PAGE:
**CURVATURE OF A FUNCTION.**According to Roman Arce, "Sometimes it's defined as equivalent of its second derivative and other times as the inverse of the radius of a circle that fits the curve (the osculating circle), the relation is 1/

*R*=

*f*'' (

*x*)/(1+

*f*' (

*x*))

^{ 3/2 }so the two definitions are proportional but not equal and some times it's used without specifying if they mean 1/

*R*or

*f*'' (

*x*)."

**DEGENERATE CONIC SECTIONS.**The degenerate conic sections are normally considered to be a point, a line, and a pair of lines. True or false: "

*x*

^{ 2 }/

*a*

^{ 2 }+

*y*

^{ 2 }/

*b*

^{ 2 }= 0 is an ellipse." It is a point, but it is also a degenerate ellipse.

*Mathematics Dictionary*by James and James, both in the 1949 and 1968 editions, calls this a

*point ellipse.*

Various web pages say that a degenerate ellipse is a circle or a parabola. Steve Wilson, Professor of Mathematics at Johnson County Community College, writes, "Personally, I could consider circles and parabolas as special or limiting cases, but not as degenerates."

**DISCRIMINANT.**The Wikipedia article has "the discriminant of a polynomial"; an Algebra II textbook has "the discriminant of the quadratic equation."

**DOMAIN OF A FUNCTION.**This term seems not to be precisely defined in algebra textbooks.

*Mathematics Dictionary*by James and James (1949) says that it is "the set of values which the independent variable may take on, or the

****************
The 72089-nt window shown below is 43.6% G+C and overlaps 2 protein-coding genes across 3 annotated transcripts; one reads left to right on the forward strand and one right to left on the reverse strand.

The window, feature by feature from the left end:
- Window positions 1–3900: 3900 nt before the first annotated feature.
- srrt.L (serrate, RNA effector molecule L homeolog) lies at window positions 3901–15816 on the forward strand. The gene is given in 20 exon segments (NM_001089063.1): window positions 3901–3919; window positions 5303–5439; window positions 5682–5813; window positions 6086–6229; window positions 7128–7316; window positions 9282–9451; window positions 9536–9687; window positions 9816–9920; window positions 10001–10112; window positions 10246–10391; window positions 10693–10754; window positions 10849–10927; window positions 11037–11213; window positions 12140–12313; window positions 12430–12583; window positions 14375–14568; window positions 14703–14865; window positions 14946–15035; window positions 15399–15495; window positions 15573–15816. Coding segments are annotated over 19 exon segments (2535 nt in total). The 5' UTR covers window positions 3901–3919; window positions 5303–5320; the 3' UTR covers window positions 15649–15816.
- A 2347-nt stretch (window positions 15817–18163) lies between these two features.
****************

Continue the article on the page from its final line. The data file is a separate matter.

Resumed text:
*range of the independent variable.*"

*Merriam-Webster's 11th Collegiate Dictionary*has: "the set of elements to which a mathematical or logical variable is limited; specifically, the set on which a function is defined."

*Heath Algebra 2*by Larson, Kanold, and Stiff (1998) defines the

*domain, or input, of a function*as "the

*x*-values of a function

*y*=

*f*(

*x*)."

**GEOMETRIC MEAN.**According to the Wikipedia article on the subject, retrieved in 2011, "The geometric mean only applies to positive numbers." However, at least one textbook and Wolfram Alpha give 2

*i*as the geometric mean of 2 and –2.

**IMAGINARY NUMBER.**There are two modern meanings of the term

*imaginary number.*

In

*Merriam-Webster's Collegiate Dictionary,*10th ed., an imaginary number is a number of the form

*a*+

*bi*where

*b*is not equal to 0. In

*Calculus and Analytic Geometry*(1992) by Stein and Barcellos, "a complex number that lies on the